Betty Oliphant (1918-2004)

1997 Lifetime Artistic Achievement (Dance)

Like the medieval knight trying to find his vocation in music after a lifetime of war that she once quoted in a convocation address, Betty Oliphant knows tht it is "strict meticulous discipline, harder than weapon-training" that is takes to make art. Central to her approach as a ballet teacher has been the importance of mastering technique -- but for a singular purpose: to achieve freedom of expression. For her, dance involves two elements: the level of the craft and the quality of the inspiration. And that is what she has instilled in hundreds of pupils, from the day she arrived in Toronto to open her own ballet school in 1947, through her long association with the National Ballet, where she served first as ballet mistress and later as associate director, and as founder and then Principal of the National Ballet School for thirty years. Her talent and humour with young people, especially young male dancers, was unparalleled and she was sought after by famous ballet schools around the world.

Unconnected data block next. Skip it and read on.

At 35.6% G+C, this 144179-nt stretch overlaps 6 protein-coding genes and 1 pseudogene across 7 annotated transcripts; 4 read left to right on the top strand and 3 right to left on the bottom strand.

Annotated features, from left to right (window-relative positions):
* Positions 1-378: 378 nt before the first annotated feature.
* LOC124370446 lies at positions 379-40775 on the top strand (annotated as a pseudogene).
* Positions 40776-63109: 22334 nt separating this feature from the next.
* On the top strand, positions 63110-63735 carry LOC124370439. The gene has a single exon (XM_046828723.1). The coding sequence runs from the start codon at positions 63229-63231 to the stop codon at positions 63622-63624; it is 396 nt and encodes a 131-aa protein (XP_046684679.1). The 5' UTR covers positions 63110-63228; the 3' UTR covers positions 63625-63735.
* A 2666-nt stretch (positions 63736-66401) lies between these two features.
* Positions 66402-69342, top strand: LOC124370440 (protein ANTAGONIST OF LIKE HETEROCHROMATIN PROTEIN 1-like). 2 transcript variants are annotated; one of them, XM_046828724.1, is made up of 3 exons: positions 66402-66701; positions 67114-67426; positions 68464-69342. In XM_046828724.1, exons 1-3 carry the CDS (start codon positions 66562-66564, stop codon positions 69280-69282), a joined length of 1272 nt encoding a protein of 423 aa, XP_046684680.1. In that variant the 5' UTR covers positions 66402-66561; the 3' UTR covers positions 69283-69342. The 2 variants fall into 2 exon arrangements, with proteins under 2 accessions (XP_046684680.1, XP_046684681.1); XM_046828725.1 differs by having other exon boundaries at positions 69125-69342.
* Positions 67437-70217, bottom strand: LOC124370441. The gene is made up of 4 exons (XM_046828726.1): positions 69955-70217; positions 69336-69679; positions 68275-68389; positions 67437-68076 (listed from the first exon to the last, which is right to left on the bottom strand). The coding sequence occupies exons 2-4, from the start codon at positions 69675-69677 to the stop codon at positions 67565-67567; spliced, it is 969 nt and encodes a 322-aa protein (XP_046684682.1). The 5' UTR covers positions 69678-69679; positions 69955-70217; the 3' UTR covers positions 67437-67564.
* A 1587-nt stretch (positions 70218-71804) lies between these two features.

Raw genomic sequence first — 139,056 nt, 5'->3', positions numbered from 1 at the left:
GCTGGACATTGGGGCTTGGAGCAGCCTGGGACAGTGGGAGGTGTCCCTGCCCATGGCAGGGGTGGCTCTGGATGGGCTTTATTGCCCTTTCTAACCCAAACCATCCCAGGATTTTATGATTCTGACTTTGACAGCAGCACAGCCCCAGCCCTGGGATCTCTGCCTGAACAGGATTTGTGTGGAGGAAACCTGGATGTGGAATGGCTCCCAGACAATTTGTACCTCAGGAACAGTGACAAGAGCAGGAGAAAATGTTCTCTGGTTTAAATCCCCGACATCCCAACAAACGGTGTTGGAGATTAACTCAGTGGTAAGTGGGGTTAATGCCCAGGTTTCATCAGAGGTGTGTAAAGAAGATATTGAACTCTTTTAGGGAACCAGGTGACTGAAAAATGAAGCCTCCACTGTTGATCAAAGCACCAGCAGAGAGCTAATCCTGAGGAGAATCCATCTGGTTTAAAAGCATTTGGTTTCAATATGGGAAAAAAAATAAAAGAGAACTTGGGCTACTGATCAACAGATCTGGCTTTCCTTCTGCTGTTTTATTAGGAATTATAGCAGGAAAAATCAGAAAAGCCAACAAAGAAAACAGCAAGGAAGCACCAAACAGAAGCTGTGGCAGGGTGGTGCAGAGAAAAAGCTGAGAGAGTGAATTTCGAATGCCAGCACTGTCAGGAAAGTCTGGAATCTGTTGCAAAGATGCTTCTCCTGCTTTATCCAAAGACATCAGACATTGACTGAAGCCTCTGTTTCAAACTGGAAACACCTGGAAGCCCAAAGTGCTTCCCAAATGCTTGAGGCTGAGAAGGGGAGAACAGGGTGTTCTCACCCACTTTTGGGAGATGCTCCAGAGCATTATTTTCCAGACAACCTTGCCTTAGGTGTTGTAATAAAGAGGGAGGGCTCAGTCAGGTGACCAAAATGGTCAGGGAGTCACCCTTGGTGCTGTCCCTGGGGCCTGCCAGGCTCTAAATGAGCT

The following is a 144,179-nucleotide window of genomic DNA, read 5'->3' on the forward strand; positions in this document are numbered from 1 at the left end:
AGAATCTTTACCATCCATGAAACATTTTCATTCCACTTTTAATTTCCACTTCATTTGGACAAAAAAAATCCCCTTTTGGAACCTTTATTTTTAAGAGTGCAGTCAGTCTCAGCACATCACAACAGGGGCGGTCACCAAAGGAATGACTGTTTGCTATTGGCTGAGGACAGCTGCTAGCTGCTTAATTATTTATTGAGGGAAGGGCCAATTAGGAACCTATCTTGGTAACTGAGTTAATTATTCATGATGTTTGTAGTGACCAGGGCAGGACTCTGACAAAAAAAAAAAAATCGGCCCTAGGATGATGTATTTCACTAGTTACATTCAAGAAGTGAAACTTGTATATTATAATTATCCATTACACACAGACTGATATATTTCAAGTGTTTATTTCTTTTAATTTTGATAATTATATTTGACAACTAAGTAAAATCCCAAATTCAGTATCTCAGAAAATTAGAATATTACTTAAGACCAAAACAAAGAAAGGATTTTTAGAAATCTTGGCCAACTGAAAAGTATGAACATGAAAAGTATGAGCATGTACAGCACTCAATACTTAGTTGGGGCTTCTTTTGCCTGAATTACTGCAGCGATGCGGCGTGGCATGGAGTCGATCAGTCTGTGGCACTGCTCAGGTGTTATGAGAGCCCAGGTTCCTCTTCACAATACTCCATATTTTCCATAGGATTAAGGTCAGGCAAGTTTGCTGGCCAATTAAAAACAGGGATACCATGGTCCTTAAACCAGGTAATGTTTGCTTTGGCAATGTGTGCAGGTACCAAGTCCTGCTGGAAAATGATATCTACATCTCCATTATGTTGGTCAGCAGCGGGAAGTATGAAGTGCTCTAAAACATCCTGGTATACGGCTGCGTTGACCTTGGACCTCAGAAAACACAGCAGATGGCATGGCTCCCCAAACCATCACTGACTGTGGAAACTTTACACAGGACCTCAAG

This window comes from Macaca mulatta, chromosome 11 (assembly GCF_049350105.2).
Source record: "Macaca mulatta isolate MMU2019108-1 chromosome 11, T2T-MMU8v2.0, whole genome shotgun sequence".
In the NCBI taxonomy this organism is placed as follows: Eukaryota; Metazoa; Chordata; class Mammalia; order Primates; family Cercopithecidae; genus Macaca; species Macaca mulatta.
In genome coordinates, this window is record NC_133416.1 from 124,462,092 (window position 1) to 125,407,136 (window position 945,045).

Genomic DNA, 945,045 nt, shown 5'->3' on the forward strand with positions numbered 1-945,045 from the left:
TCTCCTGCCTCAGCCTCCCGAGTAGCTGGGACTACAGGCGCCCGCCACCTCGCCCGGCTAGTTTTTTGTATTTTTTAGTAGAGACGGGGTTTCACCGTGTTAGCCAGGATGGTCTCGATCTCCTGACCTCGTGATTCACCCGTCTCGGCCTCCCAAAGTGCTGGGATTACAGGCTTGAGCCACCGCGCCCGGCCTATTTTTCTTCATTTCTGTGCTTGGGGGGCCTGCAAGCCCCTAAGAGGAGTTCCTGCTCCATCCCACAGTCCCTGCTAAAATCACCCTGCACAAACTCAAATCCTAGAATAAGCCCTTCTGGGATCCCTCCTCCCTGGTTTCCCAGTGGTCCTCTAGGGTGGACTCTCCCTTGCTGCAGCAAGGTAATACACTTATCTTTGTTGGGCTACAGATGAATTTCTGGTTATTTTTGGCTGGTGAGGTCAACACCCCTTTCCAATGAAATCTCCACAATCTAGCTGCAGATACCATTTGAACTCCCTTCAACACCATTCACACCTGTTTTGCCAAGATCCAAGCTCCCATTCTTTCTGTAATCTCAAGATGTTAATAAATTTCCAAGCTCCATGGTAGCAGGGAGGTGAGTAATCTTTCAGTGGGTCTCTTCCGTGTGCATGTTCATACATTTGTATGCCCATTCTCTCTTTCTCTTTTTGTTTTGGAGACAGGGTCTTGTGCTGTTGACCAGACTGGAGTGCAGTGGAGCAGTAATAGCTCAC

Astute politically, she had a sense of mission and won moral and financial support through tenacity and discipline, but above all by sharing her own clear vision with her often neophyte boards. She challenged people to see that "Canada needs the arts to feed the minds, hearts and spirits of its people". "I was very persuasive!" she now laughs.

All her work has been an uncompromising quest for excellence, an insistence upon the highest standards. Sometimes this has pitted her against newer trends of "democratization" in culture; she believes these fail the best talent. "Without a healthy respect for excellence, we'll never produce anything great." Her efforts have helped some of Canada's greatest ballet talents find a place at the centre of the international stage. Among the honours her work has earned her are Companion of the Order of Canada, the Toronto Arts Foundation Lifetime Achievement Awards, the French Order of Napoleon bestowed by Maison Courvoisier, and an honorary doctorate from the University of Toronto.